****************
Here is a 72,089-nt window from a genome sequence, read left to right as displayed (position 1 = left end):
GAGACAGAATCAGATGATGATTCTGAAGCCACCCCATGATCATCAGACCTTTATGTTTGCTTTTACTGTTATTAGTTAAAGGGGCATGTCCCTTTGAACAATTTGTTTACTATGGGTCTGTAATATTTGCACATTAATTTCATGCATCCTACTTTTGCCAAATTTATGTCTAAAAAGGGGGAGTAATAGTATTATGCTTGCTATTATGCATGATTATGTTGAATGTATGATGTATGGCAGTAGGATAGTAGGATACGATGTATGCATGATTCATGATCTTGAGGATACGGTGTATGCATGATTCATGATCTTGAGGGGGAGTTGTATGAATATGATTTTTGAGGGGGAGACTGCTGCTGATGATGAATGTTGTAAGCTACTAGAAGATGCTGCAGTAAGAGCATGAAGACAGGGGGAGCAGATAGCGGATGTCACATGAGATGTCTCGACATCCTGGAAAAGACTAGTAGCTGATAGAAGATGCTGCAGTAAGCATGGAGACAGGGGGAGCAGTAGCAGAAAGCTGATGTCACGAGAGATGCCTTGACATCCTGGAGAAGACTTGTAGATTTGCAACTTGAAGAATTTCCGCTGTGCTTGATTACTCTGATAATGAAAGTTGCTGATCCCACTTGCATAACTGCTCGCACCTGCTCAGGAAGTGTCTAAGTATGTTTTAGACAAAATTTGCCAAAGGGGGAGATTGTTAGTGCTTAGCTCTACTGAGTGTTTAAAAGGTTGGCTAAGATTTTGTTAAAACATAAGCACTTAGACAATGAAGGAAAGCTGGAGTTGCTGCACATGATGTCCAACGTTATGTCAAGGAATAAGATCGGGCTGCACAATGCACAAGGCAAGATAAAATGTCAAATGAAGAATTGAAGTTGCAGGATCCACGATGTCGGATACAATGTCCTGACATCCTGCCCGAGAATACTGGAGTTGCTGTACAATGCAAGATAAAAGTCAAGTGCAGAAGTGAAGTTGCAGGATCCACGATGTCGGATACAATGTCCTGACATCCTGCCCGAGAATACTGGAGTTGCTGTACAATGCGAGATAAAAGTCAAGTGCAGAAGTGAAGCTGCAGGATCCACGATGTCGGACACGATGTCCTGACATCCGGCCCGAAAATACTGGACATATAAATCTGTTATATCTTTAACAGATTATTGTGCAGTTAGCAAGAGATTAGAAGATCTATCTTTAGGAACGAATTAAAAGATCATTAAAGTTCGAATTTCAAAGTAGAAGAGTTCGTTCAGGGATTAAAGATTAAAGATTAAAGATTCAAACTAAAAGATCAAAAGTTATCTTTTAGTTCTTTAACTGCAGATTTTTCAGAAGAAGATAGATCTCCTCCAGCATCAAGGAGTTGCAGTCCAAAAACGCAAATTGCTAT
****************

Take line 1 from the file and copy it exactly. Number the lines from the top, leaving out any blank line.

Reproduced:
Here is a 72,089-nt window from a genome sequence, read left to right as displayed (position 1 = left end):